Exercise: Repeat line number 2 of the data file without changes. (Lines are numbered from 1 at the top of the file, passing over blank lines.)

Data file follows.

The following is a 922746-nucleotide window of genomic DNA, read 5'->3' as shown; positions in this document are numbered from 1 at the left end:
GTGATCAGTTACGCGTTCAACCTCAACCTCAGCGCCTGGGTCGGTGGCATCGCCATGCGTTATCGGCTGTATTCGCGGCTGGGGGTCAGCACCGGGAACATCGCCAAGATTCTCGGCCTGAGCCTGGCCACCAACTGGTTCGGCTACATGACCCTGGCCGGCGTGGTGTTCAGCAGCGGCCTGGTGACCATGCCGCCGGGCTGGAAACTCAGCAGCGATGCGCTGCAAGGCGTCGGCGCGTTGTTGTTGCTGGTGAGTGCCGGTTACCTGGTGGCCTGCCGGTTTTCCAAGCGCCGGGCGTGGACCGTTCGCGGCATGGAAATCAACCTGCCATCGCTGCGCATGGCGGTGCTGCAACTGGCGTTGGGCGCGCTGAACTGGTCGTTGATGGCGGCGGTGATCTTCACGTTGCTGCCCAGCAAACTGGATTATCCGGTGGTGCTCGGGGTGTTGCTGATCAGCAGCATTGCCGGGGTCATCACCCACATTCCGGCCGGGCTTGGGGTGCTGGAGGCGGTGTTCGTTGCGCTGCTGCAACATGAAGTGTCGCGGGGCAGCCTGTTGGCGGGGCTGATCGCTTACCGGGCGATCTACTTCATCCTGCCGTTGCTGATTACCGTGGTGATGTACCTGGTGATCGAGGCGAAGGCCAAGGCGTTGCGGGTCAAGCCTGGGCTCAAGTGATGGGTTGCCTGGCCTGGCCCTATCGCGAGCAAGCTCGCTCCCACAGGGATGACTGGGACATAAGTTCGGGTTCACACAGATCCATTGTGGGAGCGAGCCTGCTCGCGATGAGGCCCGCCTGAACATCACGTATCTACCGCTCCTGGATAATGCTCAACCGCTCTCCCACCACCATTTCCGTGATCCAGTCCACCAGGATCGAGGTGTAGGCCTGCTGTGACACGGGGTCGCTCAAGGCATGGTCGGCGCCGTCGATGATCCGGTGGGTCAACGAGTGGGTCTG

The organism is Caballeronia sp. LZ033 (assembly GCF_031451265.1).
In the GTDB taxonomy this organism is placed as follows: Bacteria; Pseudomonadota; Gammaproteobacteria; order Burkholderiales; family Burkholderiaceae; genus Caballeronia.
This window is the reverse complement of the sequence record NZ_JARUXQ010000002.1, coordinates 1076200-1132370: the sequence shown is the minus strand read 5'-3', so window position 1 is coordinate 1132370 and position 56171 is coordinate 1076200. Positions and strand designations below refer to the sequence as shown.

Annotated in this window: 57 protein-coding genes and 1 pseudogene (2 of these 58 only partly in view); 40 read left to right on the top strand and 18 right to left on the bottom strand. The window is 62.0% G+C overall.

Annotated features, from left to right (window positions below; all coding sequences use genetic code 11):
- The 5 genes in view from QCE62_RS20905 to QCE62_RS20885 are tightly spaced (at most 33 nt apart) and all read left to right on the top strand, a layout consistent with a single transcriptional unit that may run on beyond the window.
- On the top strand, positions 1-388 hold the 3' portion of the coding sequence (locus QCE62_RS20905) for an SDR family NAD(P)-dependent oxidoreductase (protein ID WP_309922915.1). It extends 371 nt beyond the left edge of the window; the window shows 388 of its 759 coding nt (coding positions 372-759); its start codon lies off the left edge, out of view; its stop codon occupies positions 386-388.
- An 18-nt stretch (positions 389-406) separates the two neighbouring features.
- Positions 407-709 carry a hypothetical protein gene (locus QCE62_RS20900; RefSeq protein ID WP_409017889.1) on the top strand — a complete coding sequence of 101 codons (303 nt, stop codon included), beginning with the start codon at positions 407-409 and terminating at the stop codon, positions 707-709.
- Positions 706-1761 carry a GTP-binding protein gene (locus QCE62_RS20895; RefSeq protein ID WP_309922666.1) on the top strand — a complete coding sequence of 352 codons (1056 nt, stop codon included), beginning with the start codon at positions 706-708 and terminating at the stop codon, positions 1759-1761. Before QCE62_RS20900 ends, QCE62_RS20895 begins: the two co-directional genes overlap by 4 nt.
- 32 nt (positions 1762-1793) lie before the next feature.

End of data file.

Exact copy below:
GTGATCAGTTACGCGTTCAACCTCAACCTCAGCGCCTGGGTCGGTGGCATCGCCATGCGTTATCGGCTGTATTCGCGGCTGGGGGTCAGCACCGGGAACATCGCCAAGATTCTCGGCCTGAGCCTGGCCACCAACTGGTTCGGCTACATGACCCTGGCCGGCGTGGTGTTCAGCAGCGGCCTGGTGACCATGCCGCCGGGCTGGAAACTCAGCAGCGATGCGCTGCAAGGCGTCGGCGCGTTGTTGTTGCTGGTGAGTGCCGGTTACCTGGTGGCCTGCCGGTTTTCCAAGCGCCGGGCGTGGACCGTTCGCGGCATGGAAATCAACCTGCCATCGCTGCGCATGGCGGTGCTGCAACTGGCGTTGGGCGCGCTGAACTGGTCGTTGATGGCGGCGGTGATCTTCACGTTGCTGCCCAGCAAACTGGATTATCCGGTGGTGCTCGGGGTGTTGCTGATCAGCAGCATTGCCGGGGTCATCACCCACATTCCGGCCGGGCTTGGGGTGCTGGAGGCGGTGTTCGTTGCGCTGCTGCAACATGAAGTGTCGCGGGGCAGCCTGTTGGCGGGGCTGATCGCTTACCGGGCGATCTACTTCATCCTGCCGTTGCTGATTACCGTGGTGATGTACCTGGTGATCGAGGCGAAGGCCAAGGCGTTGCGGGTCAAGCCTGGGCTCAAGTGATGGGTTGCCTGGCCTGGCCCTATCGCGAGCAAGCTCGCTCCCACAGGGATGACTGGGACATAAGTTCGGGTTCACACAGATCCATTGTGGGAGCGAGCCTGCTCGCGATGAGGCCCGCCTGAACATCACGTATCTACCGCTCCTGGATAATGCTCAACCGCTCTCCCACCACCATTTCCGTGATCCAGTCCACCAGGATCGAGGTGTAGGCCTGCTGTGACACGGGGTCGCTCAAGGCATGGTCGGCGCCGTCGATGATCCGGTGGGTCAACGAGTGGGTCTG